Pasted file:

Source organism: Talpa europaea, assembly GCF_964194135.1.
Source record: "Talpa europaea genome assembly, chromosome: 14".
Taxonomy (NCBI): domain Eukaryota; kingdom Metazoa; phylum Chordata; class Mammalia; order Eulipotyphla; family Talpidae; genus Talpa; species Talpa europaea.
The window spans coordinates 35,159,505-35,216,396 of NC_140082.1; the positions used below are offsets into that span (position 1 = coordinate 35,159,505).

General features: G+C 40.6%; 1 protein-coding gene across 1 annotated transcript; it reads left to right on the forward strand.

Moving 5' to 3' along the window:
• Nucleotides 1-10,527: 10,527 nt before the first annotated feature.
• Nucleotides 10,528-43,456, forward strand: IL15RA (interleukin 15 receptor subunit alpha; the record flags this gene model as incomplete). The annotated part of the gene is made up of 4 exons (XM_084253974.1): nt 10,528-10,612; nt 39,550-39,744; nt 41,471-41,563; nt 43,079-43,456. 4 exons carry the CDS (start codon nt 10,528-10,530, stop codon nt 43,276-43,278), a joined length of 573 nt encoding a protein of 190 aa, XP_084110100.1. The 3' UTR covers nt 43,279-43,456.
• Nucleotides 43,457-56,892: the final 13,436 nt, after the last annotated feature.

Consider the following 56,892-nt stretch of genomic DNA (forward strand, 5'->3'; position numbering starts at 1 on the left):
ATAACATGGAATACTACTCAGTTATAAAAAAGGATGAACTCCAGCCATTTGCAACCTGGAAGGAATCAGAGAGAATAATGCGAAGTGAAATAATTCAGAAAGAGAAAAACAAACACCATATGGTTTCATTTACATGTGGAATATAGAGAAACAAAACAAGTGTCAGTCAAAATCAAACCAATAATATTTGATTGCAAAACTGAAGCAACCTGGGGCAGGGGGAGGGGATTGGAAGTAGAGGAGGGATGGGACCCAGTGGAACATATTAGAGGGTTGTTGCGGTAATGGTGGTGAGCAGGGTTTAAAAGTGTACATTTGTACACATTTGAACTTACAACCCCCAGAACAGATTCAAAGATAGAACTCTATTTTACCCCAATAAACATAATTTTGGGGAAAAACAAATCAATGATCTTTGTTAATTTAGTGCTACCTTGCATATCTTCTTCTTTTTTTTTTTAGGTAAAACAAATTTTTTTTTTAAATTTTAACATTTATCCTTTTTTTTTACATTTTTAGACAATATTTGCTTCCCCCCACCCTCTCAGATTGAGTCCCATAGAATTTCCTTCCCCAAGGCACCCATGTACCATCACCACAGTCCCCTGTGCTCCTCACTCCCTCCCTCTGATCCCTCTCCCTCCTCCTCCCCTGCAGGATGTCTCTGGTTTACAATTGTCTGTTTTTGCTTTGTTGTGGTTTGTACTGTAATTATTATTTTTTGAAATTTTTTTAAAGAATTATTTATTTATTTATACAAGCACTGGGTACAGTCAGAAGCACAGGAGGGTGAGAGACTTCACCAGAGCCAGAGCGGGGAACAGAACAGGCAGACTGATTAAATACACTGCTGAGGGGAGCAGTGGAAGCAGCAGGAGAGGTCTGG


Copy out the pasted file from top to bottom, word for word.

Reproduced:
Source organism: Talpa europaea, assembly GCF_964194135.1.
Source record: "Talpa europaea genome assembly, chromosome: 14".
Taxonomy (NCBI): domain Eukaryota; kingdom Metazoa; phylum Chordata; class Mammalia; order Eulipotyphla; family Talpidae; genus Talpa; species Talpa europaea.
The window spans coordinates 35,159,505-35,216,396 of NC_140082.1; the positions used below are offsets into that span (position 1 = coordinate 35,159,505).

General features: G+C 40.6%; 1 protein-coding gene across 1 annotated transcript; it reads left to right on the forward strand.

Moving 5' to 3' along the window:
• Nucleotides 1-10,527: 10,527 nt before the first annotated feature.
• Nucleotides 10,528-43,456, forward strand: IL15RA (interleukin 15 receptor subunit alpha; the record flags this gene model as incomplete). The annotated part of the gene is made up of 4 exons (XM_084253974.1): nt 10,528-10,612; nt 39,550-39,744; nt 41,471-41,563; nt 43,079-43,456. 4 exons carry the CDS (start codon nt 10,528-10,530, stop codon nt 43,276-43,278), a joined length of 573 nt encoding a protein of 190 aa, XP_084110100.1. The 3' UTR covers nt 43,279-43,456.
• Nucleotides 43,457-56,892: the final 13,436 nt, after the last annotated feature.

Consider the following 56,892-nt stretch of genomic DNA (forward strand, 5'->3'; position numbering starts at 1 on the left):
ATAACATGGAATACTACTCAGTTATAAAAAAGGATGAACTCCAGCCATTTGCAACCTGGAAGGAATCAGAGAGAATAATGCGAAGTGAAATAATTCAGAAAGAGAAAAACAAACACCATATGGTTTCATTTACATGTGGAATATAGAGAAACAAAACAAGTGTCAGTCAAAATCAAACCAATAATATTTGATTGCAAAACTGAAGCAACCTGGGGCAGGGGGAGGGGATTGGAAGTAGAGGAGGGATGGGACCCAGTGGAACATATTAGAGGGTTGTTGCGGTAATGGTGGTGAGCAGGGTTTAAAAGTGTACATTTGTACACATTTGAACTTACAACCCCCAGAACAGATTCAAAGATAGAACTCTATTTTACCCCAATAAACATAATTTTGGGGAAAAACAAATCAATGATCTTTGTTAATTTAGTGCTACCTTGCATATCTTCTTCTTTTTTTTTTTAGGTAAAACAAATTTTTTTTTTAAATTTTAACATTTATCCTTTTTTTTTACATTTTTAGACAATATTTGCTTCCCCCCACCCTCTCAGATTGAGTCCCATAGAATTTCCTTCCCCAAGGCACCCATGTACCATCACCACAGTCCCCTGTGCTCCTCACTCCCTCCCTCTGATCCCTCTCCCTCCTCCTCCCCTGCAGGATGTCTCTGGTTTACAATTGTCTGTTTTTGCTTTGTTGTGGTTTGTACTGTAATTATTATTTTTTGAAATTTTTTTAAAGAATTATTTATTTATTTATACAAGCACTGGGTACAGTCAGAAGCACAGGAGGGTGAGAGACTTCACCAGAGCCAGAGCGGGGAACAGAACAGGCAGACTGATTAAATACACTGCTGAGGGGAGCAGTGGAAGCAGCAGGAGAGGTCTGG